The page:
It may not be a deck of tarot cards with artistically printed images, yet this week’s episode, “Zoey’s Extraordinary Mystery,” certainly felt a tad mystic. We travel back to shipper’s avenue, where we’ve taken a far turn on Simon street; they’re happily twisting around on a comfy bed to claim their rightful side. His is on the left; she’s right. Within the few weeks that have supposedly passed, Simon has taken up classes for as he pens “an elite woodworking hub.” In contrast, Zoey is about to spend her time channeling the dead through a psychic meet-up courtesy of Mo. See, mystic! Simon warns her about “grief vampires,” those who trade trickling blood for emotionally sensitive folks who have just lost a dear someone. The only pre-requisite is to hand over an object one ties to them. In this case, a watch with a saucy joke written by Maggie is engraved onto the back. Guzzling down a soda drink apparently inspires one’s electric gifts as the hanging lifts flicker upon the intuitive and Zoey holding hands. “Did your dad like movies?” She asked afterward with this wonky grin. “Yeah,” Zoey started taking a stifling pause, “my dad, like most humans on planet earth, enjoyed movies.”
Hypnotized on romance, Max has finished his shift, ready to go on a date with Rose. Only there’s an except budding as the minute he sees her, a torn rendition of Demi Lovato’s “Anyone” spirals out of his mouth stained with the prickles of tears. In a hilarious segment coming out of the trance causes Max to blinkingly state that he doesn’t know why that happened. A knock upon the red door belonging to apartment four pulls Zoey into Mo’s apartment. There’s a conundrum. Either Max is lying, and his façade is Oscar-worthy, or something is up with her powers. Against the dreary backdrop belonging to a winter weather segment, Zoey persistently asks Max if really not depressed. “No,” he said quickly, “I’m happy.” In fact, they were exchanging secrets on top of Ferris wheels, launching into the subject change of landing the nuclear one of Zoey’s onto an unprepared Simon. Although honest is an essential ingredient for any relationship recipe, Max argues knowing his inside thoughts in song form made it that more complicated, leaving her to have the level-up.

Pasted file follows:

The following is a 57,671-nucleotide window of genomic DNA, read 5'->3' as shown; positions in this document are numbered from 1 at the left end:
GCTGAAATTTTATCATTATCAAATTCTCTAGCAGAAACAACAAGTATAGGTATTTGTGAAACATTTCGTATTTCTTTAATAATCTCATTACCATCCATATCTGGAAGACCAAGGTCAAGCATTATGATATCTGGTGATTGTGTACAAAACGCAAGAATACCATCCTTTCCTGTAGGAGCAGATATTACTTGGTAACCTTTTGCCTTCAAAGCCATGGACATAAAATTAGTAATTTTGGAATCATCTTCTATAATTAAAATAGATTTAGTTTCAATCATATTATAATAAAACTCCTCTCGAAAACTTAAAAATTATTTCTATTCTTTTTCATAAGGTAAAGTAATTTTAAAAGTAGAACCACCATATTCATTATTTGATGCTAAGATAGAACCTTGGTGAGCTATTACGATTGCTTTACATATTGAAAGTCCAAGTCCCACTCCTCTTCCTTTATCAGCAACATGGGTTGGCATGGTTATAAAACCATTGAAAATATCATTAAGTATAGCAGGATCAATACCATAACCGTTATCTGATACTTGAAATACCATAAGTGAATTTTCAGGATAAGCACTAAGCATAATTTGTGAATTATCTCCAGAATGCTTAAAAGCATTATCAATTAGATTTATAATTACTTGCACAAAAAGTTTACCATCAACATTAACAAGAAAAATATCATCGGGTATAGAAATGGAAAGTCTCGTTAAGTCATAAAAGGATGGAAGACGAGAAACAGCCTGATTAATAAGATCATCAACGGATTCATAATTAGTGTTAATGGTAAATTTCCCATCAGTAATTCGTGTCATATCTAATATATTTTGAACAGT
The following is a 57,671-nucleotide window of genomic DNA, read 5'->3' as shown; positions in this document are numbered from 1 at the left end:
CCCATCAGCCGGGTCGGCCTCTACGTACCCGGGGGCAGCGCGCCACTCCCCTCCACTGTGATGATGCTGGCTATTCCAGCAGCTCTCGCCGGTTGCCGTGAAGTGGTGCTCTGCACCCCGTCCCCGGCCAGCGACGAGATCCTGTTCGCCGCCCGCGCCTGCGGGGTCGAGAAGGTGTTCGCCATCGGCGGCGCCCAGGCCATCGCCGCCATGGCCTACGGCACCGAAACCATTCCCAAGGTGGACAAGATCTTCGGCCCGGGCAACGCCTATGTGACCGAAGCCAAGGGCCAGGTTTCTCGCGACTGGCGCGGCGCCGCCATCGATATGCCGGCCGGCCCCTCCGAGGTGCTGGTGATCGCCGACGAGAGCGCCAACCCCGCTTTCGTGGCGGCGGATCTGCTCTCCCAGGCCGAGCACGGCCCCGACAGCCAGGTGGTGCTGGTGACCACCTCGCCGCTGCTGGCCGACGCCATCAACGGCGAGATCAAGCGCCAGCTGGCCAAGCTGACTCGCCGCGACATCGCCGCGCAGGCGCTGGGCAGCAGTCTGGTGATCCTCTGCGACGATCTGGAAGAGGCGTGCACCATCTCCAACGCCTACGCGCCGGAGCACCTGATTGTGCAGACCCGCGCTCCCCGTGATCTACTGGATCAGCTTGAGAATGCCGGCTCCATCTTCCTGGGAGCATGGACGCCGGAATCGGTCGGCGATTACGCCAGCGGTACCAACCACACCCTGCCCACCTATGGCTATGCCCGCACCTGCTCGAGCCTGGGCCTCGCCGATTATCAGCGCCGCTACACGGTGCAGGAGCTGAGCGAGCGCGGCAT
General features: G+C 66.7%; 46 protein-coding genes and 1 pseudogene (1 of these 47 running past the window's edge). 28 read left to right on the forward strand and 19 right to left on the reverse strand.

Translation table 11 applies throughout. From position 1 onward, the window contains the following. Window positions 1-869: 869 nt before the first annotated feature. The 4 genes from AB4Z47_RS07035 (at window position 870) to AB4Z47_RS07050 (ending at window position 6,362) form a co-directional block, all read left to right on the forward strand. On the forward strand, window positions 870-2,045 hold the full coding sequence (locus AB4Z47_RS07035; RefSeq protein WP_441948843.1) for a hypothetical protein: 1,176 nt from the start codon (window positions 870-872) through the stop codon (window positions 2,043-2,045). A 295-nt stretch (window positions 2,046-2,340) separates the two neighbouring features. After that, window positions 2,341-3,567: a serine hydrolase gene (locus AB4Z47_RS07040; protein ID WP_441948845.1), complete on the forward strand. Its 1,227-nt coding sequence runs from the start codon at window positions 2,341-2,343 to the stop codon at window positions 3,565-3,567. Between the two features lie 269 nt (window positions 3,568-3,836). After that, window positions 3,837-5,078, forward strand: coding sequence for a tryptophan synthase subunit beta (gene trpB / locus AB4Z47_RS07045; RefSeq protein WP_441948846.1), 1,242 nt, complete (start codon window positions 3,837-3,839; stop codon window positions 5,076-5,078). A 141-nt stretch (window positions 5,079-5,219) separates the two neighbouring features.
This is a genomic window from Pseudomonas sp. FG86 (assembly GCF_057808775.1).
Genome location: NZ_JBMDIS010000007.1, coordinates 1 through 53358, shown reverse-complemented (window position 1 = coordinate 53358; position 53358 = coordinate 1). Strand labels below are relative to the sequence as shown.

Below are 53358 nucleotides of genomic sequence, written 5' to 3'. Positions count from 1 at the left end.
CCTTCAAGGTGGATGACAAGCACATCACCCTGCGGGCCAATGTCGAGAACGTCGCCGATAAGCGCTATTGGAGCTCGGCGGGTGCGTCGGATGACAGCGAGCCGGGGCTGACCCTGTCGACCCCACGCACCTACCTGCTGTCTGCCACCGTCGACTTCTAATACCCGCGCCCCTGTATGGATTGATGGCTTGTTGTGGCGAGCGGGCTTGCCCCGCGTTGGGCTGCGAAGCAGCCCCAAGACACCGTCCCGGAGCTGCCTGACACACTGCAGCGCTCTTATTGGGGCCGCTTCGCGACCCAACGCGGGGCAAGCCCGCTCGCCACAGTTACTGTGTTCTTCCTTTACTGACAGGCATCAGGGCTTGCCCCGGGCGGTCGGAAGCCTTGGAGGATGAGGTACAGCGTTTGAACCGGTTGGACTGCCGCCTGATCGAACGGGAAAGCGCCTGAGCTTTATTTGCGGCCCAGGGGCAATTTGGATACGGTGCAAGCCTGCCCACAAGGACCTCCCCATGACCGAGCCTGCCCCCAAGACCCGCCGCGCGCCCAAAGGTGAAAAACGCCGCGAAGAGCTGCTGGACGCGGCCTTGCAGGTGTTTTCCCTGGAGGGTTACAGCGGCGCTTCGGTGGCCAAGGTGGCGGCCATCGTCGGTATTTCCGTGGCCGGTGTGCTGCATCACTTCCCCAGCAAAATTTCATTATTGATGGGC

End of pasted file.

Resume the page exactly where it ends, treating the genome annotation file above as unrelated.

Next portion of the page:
Zoey strolls into the SPQR Point building finding a waiting Simon, who, after musing about the dud of an intuitive, asks her to be his for a special guest of the week woodworking class. She agrees! Musical number time as her team awkwardly bops along to John Farnham’s “One (One is the loneliest number).” The message of loneliness doesn’t seem to match up with the current debate. Catch Mo K.I.S.S.I.N.G-ing the hot firefighter, Perry, against the wall intersecting two rooms. Incoming is a text from his ex who writes their son cannot find the stuffed toy he usually sleeps with. In the low-lit Clarke’s kitchen, Maggie tells Zoey she thinks it’s best to be a lone wolf while adjusting to life after Mitch. Usually, after a statement laced with heaviness, a heart song would linger in its place except a catty “Anything You Can Do” originally sung by Betty Hutton replaces. There’s a top-tier code in this one, two parts. Two people. Zoey’s got it! The cover shakeup rattles through, switching one’s to another person. Making apologies at the front door is Perry, but Mo has seemingly broken out into a country yeehaw. With hay between her teeth, this classic is something she had never sworn to sing: Blake Shelton’s “The More I Drink.” Letting her too conclude something is severely skewed.